My 2000 Toyota Camry, amazing and durable as it is, does not fit the technical definition of a flex-fuel vehicle. I dusted off my owner’s manual, and nowhere in its 268 pages is ethanol mentioned. The only guidance is: “Your new vehicle must use only unleaded gasoline.”
Well, it’s not so new anymore, so you can’t tell me what to do, Manual. Besides, this is America. So I decided to take my 17-year-old car, which now has 199,988 miles on it, to an E85 pump and roll the dice.
A G&M Oil Chevron/ExtraMile station in Fullerton was selling Pearson Fuels-supplied-E85 (up to 85 percent ethanol, the rest gasoline) for 85 cents a gallon, so it was worth the trip up the 5 freeway. I swiped my card, grabbed the nozzle (with its clearly labeled yellow “E85” insignia on the handle) and immediately began robbing Big Oil of a couple bucks’ worth of revenue.
I know from talking to smart car people that some drivers mix their own premium fuel by combining regular gas with E85. Since many newer cars can run just fine with higher concentrations than E10 (the blend we get at the pump every day), there’s not much chance of damage. But if you don’t have a flex-fuel vehicle (built to run on E85), and you cross a certain threshold of ethanol, the check-engine light will come on (and go away once the on-board computer recognizes its familiar gasoline again).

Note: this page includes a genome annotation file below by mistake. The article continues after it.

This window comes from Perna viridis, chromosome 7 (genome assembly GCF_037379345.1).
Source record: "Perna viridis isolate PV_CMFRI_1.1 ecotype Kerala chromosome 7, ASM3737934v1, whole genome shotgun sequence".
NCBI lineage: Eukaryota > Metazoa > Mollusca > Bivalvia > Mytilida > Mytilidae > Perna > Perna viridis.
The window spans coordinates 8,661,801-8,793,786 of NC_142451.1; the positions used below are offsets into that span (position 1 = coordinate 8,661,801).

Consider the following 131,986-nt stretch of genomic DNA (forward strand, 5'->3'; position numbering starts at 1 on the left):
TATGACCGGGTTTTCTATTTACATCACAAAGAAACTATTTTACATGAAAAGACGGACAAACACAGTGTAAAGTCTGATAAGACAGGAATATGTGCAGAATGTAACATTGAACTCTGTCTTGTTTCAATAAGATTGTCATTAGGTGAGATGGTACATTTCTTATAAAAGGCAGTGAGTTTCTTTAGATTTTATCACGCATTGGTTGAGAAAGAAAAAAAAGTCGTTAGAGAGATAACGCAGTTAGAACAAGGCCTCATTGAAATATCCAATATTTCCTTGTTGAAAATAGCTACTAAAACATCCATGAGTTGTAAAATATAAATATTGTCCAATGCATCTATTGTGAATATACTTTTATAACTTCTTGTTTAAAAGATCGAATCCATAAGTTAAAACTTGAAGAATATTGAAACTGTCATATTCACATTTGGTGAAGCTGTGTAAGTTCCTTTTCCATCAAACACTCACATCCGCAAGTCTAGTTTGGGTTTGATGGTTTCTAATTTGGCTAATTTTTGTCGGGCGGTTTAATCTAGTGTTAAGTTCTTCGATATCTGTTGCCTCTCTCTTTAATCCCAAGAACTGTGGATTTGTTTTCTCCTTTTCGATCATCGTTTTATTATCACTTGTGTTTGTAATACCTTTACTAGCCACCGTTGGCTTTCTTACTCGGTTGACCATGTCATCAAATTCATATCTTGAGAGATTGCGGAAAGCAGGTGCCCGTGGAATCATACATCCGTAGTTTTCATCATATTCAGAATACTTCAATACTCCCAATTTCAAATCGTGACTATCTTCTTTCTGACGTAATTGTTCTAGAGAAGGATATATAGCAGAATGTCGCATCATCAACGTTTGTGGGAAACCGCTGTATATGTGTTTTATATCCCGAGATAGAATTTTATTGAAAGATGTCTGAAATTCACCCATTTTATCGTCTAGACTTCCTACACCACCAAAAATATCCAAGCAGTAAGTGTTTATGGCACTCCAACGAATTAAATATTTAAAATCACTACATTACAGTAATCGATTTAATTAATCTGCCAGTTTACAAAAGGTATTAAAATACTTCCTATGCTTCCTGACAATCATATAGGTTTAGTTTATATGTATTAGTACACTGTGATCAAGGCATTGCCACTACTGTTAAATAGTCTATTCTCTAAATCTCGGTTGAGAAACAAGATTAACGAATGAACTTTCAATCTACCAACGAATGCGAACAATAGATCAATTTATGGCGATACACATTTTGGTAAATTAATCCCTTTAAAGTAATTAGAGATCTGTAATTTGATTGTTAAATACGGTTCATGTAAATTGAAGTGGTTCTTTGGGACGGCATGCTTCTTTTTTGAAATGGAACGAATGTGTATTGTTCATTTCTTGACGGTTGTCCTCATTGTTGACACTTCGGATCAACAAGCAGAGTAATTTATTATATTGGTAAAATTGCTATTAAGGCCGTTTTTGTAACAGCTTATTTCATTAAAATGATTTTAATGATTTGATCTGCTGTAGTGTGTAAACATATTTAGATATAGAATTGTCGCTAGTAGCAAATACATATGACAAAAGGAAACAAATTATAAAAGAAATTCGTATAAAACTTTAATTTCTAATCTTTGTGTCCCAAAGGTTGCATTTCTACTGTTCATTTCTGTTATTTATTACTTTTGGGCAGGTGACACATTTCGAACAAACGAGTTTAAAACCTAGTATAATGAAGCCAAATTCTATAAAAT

Using my iPhone calculator, I determined that my tank had about 11.9 gallons, and since regular gas already has 10 percent ethanol, I had 1.19 gallons of ethanol already. So I fueled up with 3.231 gallons of E85 (total cost: $2.79). That pushed my ethanol total to 3.94 gallons, out of 15.84 gallons in the tank, for a blend of 24.85 percent ethanol. I made my own E25!
(Here’s the part where I warn the reader that this kind of fueling is not condoned, by Fuel Freedom, G&M, Pearson, the Environmental Protection Agency, or anyone else. Blends higher than E10 are only approved for vehicles model year 2001 and newer. This was my decision alone. And since my car, having logged enough miles for eight trips around the globe, is well beyond its useful life, and since I’m in the market for a new flex-fuel vehicle anyway, I figured, what the hell. OK, with the disclaimer out of the way, we can move on.)
The ethanol-haters will be displeased that my car started just fine. No warning lights flashed. The engine didn’t sputter and die. To answer the headline, all that happened was an utterly normal commute to work.
Although, I swear I got a slight boost in horsepower, which isn’t uncommon when putting in high-octane E85. I tore onto the freeway entrance ramp, overtook a new Audi, and zoomed down the 5 so quickly that the fast-food wrappers on the floor rolled about like tumbleweeds. My heap now feels like this:
I’ll keep you posted about the car’s performance. But but the time it breathes its last, it’s more likely to be something else that kills it, not 25 percent ethanol.
- Pearson’s CA expansion proves there’s demand for E85
- Some drivers are blending their own premium fuel
- Is your car a flex-fuel vehicle? Use this tool to find out
- John Brackett converted his Chevy Volt, and it was easy